A large plastic pollution clean up has collected 15 tonnes of plastic off the coast of the Russian Arctic Ocean in a single day.
The shocking discovery, made on the coast and sea off Murmansk, North East Russia, which was previously considered to be one of the globe’s most pristine bodies of water, has heightened existing fears as to the impact of manmade pollution on the world’s oceans.
In response to the worrying findings, a new organisation The Slava Foundation has been created to lead a new international effort to raise awareness of the impact of man-made pollution in the Russian Arctic.
The clean up, which was carried out by 500 local residents, volunteers and UN officials, took place in the waters around off Murmansk, a port city that is the largest inhabited settlement inside the Arctic Circle with a population of 300,000 residents.
Yesterday’s findings will only add to existing concerns about the mounting evidence of the impact of manmade pollution in previously untouched parts of the globe. A recent British-lead expedition, lead by academics from Exeter University with support form colleagues in the USA, Norway and Hong Kong, found polystyrene chunks in ice floes as little as 1,000 miles from the North Pole.
This study found that a rise in melting ice, which had previously acted as a barrier to pollution in waters this far North, was leading to an increase in the flow of plastic pollution to previously untouched areas of the world’s oceans.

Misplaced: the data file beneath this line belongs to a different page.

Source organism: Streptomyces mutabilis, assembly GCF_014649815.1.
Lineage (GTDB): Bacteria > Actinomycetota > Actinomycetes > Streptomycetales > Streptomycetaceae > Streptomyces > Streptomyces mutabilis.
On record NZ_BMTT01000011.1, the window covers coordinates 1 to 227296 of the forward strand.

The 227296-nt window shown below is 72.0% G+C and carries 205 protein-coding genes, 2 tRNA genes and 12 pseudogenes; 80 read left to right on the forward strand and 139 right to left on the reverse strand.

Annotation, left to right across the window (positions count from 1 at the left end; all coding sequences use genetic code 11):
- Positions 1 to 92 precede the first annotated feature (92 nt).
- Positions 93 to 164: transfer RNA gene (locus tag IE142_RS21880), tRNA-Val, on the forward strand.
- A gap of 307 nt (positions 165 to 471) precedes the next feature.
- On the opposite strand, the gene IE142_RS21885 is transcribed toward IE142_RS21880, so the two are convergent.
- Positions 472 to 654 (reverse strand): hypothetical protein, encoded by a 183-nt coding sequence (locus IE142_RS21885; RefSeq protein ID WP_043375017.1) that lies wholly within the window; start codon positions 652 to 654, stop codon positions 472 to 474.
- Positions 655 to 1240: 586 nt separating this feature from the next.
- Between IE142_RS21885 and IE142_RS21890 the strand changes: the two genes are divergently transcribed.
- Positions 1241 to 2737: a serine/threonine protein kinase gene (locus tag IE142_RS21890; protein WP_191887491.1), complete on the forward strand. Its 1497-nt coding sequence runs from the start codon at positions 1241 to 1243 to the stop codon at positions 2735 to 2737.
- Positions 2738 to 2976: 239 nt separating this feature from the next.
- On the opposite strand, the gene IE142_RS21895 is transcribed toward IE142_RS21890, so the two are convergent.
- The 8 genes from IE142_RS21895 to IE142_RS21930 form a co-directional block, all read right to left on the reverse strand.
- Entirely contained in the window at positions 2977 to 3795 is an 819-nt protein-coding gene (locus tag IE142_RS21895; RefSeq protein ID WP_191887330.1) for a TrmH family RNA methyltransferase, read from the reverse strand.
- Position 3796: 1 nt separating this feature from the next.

The most pessimistic experts claim that the Arctic could be entirely ice-free by 2100 if the earth’s temperature continues to rise at its current rate, indicating that the flow of plastic into previously untouched waters looks set to continue. The UN Environment’s Clean Seas campaign is working with governments and businesses to eliminate micro-plastic by 2020.
Currently, over 8 million tonnes of plastic waste leaks into the world’s oceans every year, the equivalent of one lorry of plastic waste every day of the year. A number of independent studies have highlighted that pollution in areas of the Russian Arctic is fast approaching levels seen in the Atlantic and Pacific Oceans, which are both home to considerably busier shipping routes.
Nations with coastlines on the Arctic, such as Russia, Norway, Finland and the USA have reported incidents of pollution in isolation but until now, the region has lacked a dedicated organisation leading a global effort to fight the impact of pollution in these previously pristine waters. It is hoped that The Slava Foundation will be the organisation to fill this critical void.
Sergey Rybakov, CEO of The Slava Foundation, said: “We launch The Slava Foundation today following the shocking findings of our recent clean up in Murmansk.
“Pollution in the Russian Arctic is approaching the same levels as the Atlantic & Pacific oceans. Previously, the Russian Arctic has always been one of the most pristine and untouched bodies of water on the face of the earth.
“That we are detecting such high levels of pollution here should act as a major wake-up call to the international community. We are calling on all nations, but particularly those with coastlines on the Russian Arctic, to come together to find a solution to mitigate the impact of human activities on our oceans and the communities and wildlife that rely on their health.”